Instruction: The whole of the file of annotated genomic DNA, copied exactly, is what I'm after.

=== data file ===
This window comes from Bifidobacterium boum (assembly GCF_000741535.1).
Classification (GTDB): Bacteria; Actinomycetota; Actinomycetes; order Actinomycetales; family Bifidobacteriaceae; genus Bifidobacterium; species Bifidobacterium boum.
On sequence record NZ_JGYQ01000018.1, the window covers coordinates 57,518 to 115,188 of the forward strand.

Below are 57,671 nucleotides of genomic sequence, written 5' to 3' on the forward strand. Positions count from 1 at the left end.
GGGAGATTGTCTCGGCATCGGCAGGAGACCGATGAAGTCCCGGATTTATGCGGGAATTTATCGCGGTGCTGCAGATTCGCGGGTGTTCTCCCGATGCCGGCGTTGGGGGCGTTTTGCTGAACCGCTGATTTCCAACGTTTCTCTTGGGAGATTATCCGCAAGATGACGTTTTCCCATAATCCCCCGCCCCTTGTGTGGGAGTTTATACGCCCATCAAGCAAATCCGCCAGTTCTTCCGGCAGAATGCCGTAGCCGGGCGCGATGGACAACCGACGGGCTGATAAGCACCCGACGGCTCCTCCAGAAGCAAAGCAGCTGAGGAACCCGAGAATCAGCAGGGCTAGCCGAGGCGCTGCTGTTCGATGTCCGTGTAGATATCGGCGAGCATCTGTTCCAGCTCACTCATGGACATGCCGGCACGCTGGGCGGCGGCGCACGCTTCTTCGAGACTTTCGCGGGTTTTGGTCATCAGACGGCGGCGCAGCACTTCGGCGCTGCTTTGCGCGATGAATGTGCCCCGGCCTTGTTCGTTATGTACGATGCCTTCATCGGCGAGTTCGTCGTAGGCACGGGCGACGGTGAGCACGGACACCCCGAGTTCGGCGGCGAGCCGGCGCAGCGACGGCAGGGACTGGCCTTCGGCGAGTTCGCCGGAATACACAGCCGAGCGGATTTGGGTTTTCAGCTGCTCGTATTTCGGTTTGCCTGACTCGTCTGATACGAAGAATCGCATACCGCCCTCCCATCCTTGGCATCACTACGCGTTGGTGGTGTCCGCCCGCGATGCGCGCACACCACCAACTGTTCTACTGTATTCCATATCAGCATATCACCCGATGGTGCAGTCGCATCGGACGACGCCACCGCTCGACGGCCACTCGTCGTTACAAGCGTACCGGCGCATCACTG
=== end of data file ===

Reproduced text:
This window comes from Bifidobacterium boum (assembly GCF_000741535.1).
Classification (GTDB): Bacteria; Actinomycetota; Actinomycetes; order Actinomycetales; family Bifidobacteriaceae; genus Bifidobacterium; species Bifidobacterium boum.
On sequence record NZ_JGYQ01000018.1, the window covers coordinates 57,518 to 115,188 of the forward strand.

Below are 57,671 nucleotides of genomic sequence, written 5' to 3' on the forward strand. Positions count from 1 at the left end.
GGGAGATTGTCTCGGCATCGGCAGGAGACCGATGAAGTCCCGGATTTATGCGGGAATTTATCGCGGTGCTGCAGATTCGCGGGTGTTCTCCCGATGCCGGCGTTGGGGGCGTTTTGCTGAACCGCTGATTTCCAACGTTTCTCTTGGGAGATTATCCGCAAGATGACGTTTTCCCATAATCCCCCGCCCCTTGTGTGGGAGTTTATACGCCCATCAAGCAAATCCGCCAGTTCTTCCGGCAGAATGCCGTAGCCGGGCGCGATGGACAACCGACGGGCTGATAAGCACCCGACGGCTCCTCCAGAAGCAAAGCAGCTGAGGAACCCGAGAATCAGCAGGGCTAGCCGAGGCGCTGCTGTTCGATGTCCGTGTAGATATCGGCGAGCATCTGTTCCAGCTCACTCATGGACATGCCGGCACGCTGGGCGGCGGCGCACGCTTCTTCGAGACTTTCGCGGGTTTTGGTCATCAGACGGCGGCGCAGCACTTCGGCGCTGCTTTGCGCGATGAATGTGCCCCGGCCTTGTTCGTTATGTACGATGCCTTCATCGGCGAGTTCGTCGTAGGCACGGGCGACGGTGAGCACGGACACCCCGAGTTCGGCGGCGAGCCGGCGCAGCGACGGCAGGGACTGGCCTTCGGCGAGTTCGCCGGAATACACAGCCGAGCGGATTTGGGTTTTCAGCTGCTCGTATTTCGGTTTGCCTGACTCGTCTGATACGAAGAATCGCATACCGCCCTCCCATCCTTGGCATCACTACGCGTTGGTGGTGTCCGCCCGCGATGCGCGCACACCACCAACTGTTCTACTGTATTCCATATCAGCATATCACCCGATGGTGCAGTCGCATCGGACGACGCCACCGCTCGACGGCCACTCGTCGTTACAAGCGTACCGGCGCATCACTG